Katie Carmichael


Carmichael, Katie. (Forthcoming). Cajun English in Louisiana: A linguistic and cultural profile. In Nathalie Dajko & Shana Walton (eds), Languages in Louisiana. University Press of Mississippi: Jackson, MS.

Carmichael, Katie & Aarnes Gudmestad. (2019). Language death and subject expression: First-person singular subjects in a declining dialect of Louisiana French. Journal of French Language Studies 29(1): 67-91.

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Carmichael, Katie & Kara Becker. (2018). “The Hoboken near the Gulf of Mexico”: Shared dialect features in New York City and New Orleans English. Language Variation and Change 30(3): 287-314. [full text here]

Carmichael, Katie. (2018). “Since when does the Midwest have an accent?”: The role of regional accent and reported speaker origin in speaker evaluations. English World-Wide 39(2):127-156.

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Carmichael, Katie. (2018). Cajuns as Southe(r)ne(r)s: An examination of variable r-lessness in Cajun English. In Jeffrey Reaser, Eric Wilbanks, Karissa Wojcik, and Walt Wolfram (eds), Language Variety in the New South: Change and Variation. University of North Carolina Press: Chapel Hill, NC. 135-152.

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Gudmestad, Aarnes, Amanda Edmonds, Bryan Donaldson & Katie Carmichael. (2018). On the role of the present indicative in variable future-time reference in Hexagonal French. Canadian Journal of Linguistics 63(1): 42-69. [full text here]

Carmichael, Katie. (2017). Displacement and variation: The case of r-lessness in Greater New Orleans. Journal of Sociolinguistics 21(5): 696-719. [full text here]

Carmichael, Katie. (2017). Stylistic variation and dialect contraction: The case of /ʒ/ and /h/ in Louisiana French. Fleur de Ling: Tulane University Working Papers, Sociolinguistics 3(1). 73-91.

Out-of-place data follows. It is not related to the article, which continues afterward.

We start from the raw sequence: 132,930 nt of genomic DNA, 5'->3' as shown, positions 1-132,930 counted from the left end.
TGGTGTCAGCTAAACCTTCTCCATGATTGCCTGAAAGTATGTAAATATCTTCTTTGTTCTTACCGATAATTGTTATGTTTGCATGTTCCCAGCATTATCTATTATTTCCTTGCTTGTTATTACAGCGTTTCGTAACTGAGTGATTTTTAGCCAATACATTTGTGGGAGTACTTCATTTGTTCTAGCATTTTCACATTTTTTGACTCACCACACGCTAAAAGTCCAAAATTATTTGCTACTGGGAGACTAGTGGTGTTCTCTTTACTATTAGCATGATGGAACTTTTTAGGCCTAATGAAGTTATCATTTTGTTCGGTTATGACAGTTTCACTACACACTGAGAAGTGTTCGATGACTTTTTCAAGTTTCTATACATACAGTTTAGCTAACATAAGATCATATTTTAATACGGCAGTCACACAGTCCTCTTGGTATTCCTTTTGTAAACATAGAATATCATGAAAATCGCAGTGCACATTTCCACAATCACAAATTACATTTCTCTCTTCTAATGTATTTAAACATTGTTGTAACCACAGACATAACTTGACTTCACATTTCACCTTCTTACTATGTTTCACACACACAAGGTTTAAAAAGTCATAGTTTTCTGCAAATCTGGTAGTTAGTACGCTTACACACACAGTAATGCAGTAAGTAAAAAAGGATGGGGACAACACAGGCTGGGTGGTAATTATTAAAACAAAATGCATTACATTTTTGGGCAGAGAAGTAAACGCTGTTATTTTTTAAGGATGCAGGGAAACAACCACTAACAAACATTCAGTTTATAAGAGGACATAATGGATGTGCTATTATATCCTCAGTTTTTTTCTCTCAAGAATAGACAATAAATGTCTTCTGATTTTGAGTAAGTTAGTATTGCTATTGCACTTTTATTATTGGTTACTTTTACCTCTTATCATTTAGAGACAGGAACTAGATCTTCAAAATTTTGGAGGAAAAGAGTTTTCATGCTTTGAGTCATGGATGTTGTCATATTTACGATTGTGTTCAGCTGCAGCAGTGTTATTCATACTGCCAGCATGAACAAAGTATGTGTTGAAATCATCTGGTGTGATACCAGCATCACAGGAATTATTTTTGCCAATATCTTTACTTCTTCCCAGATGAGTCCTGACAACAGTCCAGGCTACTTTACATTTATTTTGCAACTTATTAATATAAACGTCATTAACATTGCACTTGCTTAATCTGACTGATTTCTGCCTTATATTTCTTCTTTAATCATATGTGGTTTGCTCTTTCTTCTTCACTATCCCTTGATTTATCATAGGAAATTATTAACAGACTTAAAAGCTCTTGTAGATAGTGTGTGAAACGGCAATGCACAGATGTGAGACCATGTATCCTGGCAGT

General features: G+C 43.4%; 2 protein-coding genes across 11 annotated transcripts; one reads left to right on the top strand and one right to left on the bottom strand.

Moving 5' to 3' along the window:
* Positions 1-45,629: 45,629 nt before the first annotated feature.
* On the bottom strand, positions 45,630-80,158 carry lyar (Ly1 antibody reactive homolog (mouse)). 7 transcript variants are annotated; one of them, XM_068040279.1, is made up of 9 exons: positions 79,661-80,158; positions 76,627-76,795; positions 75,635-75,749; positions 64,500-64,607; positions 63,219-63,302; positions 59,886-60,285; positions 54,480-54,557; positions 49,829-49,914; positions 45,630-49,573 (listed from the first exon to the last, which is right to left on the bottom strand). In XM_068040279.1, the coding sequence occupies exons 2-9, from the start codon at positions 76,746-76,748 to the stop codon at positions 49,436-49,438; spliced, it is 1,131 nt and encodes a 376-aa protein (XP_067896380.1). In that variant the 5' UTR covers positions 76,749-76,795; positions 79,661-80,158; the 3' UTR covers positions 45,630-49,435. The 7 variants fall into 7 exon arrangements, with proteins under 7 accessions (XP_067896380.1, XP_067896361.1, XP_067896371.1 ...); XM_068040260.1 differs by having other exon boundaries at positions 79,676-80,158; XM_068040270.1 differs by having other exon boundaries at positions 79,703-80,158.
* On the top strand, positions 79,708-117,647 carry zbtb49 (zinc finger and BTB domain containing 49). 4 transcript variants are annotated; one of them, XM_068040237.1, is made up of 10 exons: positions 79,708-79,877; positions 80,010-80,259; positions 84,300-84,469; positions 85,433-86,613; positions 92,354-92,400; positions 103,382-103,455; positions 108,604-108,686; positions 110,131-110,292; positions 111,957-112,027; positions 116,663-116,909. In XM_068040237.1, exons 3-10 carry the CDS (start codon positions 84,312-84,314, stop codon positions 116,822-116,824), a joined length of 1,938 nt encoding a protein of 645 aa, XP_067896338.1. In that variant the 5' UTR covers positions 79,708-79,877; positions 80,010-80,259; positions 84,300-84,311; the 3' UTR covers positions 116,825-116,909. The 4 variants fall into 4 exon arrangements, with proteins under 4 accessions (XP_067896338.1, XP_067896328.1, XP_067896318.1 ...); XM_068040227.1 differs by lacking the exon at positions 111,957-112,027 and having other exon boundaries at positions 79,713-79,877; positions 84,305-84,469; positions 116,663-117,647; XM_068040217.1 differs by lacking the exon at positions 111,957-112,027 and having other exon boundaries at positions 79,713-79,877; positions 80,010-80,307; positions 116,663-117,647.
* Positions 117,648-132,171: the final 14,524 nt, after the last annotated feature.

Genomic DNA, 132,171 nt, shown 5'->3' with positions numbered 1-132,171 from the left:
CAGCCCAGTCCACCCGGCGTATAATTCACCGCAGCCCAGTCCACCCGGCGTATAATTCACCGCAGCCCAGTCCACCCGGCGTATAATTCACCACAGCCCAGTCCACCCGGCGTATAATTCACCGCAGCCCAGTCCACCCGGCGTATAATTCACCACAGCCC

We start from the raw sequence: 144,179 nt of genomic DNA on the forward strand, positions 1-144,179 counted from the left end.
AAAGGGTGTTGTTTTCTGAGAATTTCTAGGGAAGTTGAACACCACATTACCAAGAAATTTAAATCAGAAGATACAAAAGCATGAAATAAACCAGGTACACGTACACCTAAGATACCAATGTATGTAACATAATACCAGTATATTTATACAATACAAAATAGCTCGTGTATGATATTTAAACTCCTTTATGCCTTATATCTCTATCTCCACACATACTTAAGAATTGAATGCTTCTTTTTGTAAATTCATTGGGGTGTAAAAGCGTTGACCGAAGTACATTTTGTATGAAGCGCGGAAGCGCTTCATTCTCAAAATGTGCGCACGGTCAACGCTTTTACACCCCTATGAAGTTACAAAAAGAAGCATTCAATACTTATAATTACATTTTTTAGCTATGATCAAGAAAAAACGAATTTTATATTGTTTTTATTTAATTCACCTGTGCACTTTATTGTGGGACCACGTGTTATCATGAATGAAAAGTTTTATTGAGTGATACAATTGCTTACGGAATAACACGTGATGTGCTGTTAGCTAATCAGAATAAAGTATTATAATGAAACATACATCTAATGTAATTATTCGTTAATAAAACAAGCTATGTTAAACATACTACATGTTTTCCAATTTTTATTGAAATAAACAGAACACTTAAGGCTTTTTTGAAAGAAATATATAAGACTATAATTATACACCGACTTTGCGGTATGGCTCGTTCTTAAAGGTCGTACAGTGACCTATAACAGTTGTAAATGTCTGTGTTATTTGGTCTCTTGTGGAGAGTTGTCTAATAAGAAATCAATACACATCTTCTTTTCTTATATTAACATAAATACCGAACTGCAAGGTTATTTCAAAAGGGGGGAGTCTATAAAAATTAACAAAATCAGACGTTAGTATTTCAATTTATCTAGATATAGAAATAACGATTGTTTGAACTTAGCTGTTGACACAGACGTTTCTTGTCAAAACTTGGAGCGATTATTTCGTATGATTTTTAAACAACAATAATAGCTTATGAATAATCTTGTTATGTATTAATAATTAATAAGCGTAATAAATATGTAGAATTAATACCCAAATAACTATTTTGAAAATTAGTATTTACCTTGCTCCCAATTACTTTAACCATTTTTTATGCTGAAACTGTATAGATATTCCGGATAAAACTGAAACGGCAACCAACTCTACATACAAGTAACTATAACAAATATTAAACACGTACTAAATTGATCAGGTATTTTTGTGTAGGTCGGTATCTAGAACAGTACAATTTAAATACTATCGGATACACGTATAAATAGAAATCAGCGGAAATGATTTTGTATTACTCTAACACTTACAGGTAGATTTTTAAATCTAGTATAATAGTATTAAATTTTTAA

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Carmichael, Katie and Nathalie Dajko. (2016). Ain’t dere no more: New Orleans language and local nostalgia in Vic & Nat’ly Comics. Journal of Linguistic Anthropology 26(3): 1-24. [full text here]

Carmichael, Katie. (2016). Place-linked Expectations and Listener Awareness of Regional Accents. In Anna Babel (ed), Awareness and Control in Sociolinguistic Research. Cambridge University Press: Cambridge, UK. 152-176. [full text here]

Carmichael, Katie. (2015). Where Y’at Since the Storm?: Linguistic effects of Hurricane Katrina. In Simon Dickel & Evangelia Kindinger (eds), After the Storm: The Cultural Politics of Hurricane Katrina. Transcript Verlag: Bielefeld, Germany. 149-163. [full text here]

Dajko, Nathalie & Katie Carmichael. (2014). But qui c’est la différence?  Discourse Markers in Louisiana French: The case of "but" vs. "mais." Language in Society 43: 159-183. 

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Campbell-Kibler, Kathryn, Abby Walker, Shontael Elward, & Katie Carmichael. (2014). Apparent time and network effects on long-term cross-dialect accommodation among college students. Penn Working Papers in Linguistics: Selected Papers from NWAV 42. 20(2): 21-29. [full text here]

Carmichael, Katie. (2013). The performance of Cajun English in Boudreaux and Thibodeaux jokes. American Speech 88(4): 377-412. [full text here]

Wanjema, Shontael, Katie Carmichael, Abby Walker, & Kathryn Campbell-Kibler. (2013). Integrating teaching and large-scale research through instructional modules. American Speech. 88(2): 223-235. [full text here]

Carmichael, Katie. (2012). Notes from the field: Yat English features in Chalmette, Louisiana. Southern Journal of Linguistics: Place in Sociolinguistics, New Orleans (special issue). 36(1): 191-199. [full text here]

Carmichael, Katie. (2011). Files 11.1, 11.4, 11.5: “Linguistic Anthropology,” “Politeness,” “Ethnography.” In Vedrana Mihalicek and Christin Wilson (Eds.), Language Files (11th ed.). Columbus, OH: The Ohio State University Press. p. 453-460; 472-478.

Carmichael, Katie. (2007). Gender Differences in the Substitution of /h/ for /ʒ/ in a Formal Register of an Endangered Dialect of Louisiana French. Southern Journal of Linguistics. 31(2): 1-27. 

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